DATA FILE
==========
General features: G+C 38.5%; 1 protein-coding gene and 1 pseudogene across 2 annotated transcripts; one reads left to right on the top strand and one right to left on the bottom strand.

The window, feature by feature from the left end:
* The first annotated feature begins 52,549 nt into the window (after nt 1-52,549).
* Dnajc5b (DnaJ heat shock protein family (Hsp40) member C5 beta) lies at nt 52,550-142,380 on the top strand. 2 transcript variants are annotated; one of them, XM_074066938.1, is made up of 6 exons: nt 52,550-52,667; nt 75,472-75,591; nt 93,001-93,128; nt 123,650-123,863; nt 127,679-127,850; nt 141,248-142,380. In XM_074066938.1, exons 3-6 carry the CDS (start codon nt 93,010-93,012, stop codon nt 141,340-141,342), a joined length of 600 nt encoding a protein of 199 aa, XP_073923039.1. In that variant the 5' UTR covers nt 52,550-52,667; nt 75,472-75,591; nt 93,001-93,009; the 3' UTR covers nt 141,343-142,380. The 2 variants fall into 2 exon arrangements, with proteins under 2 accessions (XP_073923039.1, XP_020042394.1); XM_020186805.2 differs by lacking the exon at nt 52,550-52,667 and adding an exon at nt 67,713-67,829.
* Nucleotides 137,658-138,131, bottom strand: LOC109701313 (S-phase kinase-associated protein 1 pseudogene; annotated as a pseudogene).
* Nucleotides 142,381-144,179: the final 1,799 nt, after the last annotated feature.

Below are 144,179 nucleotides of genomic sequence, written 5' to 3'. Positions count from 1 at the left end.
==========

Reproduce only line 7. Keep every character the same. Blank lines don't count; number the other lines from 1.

Below are 144,179 nucleotides of genomic sequence, written 5' to 3'. Positions count from 1 at the left end.